Jay responded to the argument that treaties should not be regarded as the supreme law of the land within the proposed constitutional framework. While discussing treaties, Jay said “it would be impossible to find a nation who would make any bargain with us [the United States], which should be binding on them absolutely, but on us only so long and so far as we [the United States] may think proper to be bound by it” (emphasis added) That accurately describes the U.S. attitude toward U.S. treaties with Native nations such as the Oceti Sakowin. What Jay considered to be impossible with regard to treaties is exactly how the United States has treated the Treaty of Fort Laramie of 1851. The United States has treated the 1851 Ft. Laramie treaty as in no way binding on the United States.

Jay went on to talk about lawmakers (e.g., the U.S. Congress): “They who make laws may, without doubt amend or repeal them.” In addition, Jay said “it will not be disputed that they who make treaties may alter or cancel them.” Jay admonished people to not forget, however, “that treaties are made, not by only one of the contracting parties, but by both.” (emphasis added) The consent of both parties to a treaty is essential to its formation, said Jay. Accordingly, the consent of both parties is ever afterwards necessary “to alter or cancel” a treaty.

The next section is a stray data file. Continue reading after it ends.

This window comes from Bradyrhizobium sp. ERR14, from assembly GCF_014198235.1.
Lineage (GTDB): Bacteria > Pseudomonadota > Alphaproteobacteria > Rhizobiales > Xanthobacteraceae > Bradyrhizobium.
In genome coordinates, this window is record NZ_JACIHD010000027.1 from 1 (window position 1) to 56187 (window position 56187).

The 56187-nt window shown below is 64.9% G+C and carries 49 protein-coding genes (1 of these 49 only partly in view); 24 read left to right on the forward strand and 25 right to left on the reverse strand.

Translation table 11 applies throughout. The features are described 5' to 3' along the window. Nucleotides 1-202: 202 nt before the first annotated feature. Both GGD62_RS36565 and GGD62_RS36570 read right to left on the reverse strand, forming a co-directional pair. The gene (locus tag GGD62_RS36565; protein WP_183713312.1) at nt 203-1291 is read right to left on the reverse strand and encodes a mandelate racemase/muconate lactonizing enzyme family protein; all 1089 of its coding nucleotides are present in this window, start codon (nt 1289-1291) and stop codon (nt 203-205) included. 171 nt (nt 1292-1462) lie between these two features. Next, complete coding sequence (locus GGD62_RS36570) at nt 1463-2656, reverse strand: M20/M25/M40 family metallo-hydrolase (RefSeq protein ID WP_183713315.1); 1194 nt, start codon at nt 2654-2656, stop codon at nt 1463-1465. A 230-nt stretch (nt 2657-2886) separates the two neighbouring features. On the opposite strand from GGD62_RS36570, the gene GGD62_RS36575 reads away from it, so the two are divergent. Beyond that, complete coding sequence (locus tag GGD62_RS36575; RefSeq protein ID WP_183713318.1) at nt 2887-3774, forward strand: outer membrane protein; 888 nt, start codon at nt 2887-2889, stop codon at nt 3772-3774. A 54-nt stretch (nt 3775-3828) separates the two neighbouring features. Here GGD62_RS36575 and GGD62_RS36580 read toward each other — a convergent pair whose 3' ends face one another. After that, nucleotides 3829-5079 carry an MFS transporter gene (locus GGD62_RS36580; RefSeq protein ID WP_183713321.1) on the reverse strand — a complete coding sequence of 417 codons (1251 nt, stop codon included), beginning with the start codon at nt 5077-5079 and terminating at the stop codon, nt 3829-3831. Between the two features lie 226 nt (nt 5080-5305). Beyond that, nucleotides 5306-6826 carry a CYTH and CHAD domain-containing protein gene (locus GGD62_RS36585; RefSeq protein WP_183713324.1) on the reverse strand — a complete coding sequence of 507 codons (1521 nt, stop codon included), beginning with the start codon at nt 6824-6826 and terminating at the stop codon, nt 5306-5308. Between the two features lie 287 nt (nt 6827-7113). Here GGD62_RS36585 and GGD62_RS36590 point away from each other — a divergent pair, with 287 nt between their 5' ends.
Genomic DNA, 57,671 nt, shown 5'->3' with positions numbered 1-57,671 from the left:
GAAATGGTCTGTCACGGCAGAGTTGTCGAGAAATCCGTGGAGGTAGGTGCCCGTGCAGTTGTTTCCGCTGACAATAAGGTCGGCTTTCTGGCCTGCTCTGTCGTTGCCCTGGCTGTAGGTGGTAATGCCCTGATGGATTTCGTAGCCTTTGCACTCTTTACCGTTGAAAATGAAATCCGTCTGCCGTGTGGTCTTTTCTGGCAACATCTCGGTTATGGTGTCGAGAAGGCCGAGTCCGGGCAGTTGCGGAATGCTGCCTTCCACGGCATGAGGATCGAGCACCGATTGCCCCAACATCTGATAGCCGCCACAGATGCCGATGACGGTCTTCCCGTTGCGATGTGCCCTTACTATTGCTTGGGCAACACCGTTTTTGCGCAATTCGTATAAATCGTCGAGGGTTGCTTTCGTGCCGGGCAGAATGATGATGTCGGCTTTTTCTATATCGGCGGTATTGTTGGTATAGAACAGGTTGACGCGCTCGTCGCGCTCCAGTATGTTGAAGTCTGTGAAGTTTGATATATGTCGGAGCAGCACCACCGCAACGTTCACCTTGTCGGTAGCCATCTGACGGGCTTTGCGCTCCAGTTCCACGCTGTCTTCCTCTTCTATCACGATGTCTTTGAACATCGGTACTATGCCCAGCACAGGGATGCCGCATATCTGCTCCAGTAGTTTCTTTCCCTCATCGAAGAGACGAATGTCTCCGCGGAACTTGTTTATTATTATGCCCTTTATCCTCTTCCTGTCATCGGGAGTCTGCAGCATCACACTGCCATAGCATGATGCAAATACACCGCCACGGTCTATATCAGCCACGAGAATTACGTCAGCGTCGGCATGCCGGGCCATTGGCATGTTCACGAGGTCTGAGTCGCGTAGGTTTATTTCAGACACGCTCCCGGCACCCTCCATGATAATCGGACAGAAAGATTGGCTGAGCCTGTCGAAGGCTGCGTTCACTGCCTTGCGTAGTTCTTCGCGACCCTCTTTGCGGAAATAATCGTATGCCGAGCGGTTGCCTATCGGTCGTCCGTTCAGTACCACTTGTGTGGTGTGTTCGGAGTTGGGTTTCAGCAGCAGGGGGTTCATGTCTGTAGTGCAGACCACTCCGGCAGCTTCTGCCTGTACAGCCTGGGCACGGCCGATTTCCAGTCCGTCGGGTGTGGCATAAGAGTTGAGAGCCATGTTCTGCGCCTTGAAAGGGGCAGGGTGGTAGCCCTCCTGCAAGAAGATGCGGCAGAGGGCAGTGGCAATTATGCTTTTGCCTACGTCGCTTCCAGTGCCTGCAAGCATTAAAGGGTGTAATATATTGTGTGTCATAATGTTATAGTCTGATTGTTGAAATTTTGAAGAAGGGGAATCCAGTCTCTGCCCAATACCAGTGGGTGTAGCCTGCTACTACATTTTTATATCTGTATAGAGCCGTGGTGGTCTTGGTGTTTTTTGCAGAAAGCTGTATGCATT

In other words, the Oceti Sakowin (or “Great Sioux Nation”) must first give its consent before the 1851 Fort Laramie Treaty may be altered or canceled. The United States, in other words, has no right to unilaterally alter or cancel the 1851 Fort Laramie treaty by congressional legislation. Nor may the United States validly impose on the Oceti Sakowin Nation a U.S.-centric interpretation of the treaty.

Jay said that the proposed Constitution “therefore, has not in the least extended the obligation of treaties.” Treaties “are just as binding, and just as far beyond the lawful reach of legislative acts now, as they will be at any future period, or under any form of government” (emphasis added). Since the 1851 Fort Laramie Treaty is “beyond the reach of legislative acts” by Congress, how then was it possible for the United States to validly use a legislative act of Congress in 1958 to supposedly give the Army Corp of Engineers the right to “take” Oceti Sakowin land without the permission of the Oceti Sakowin?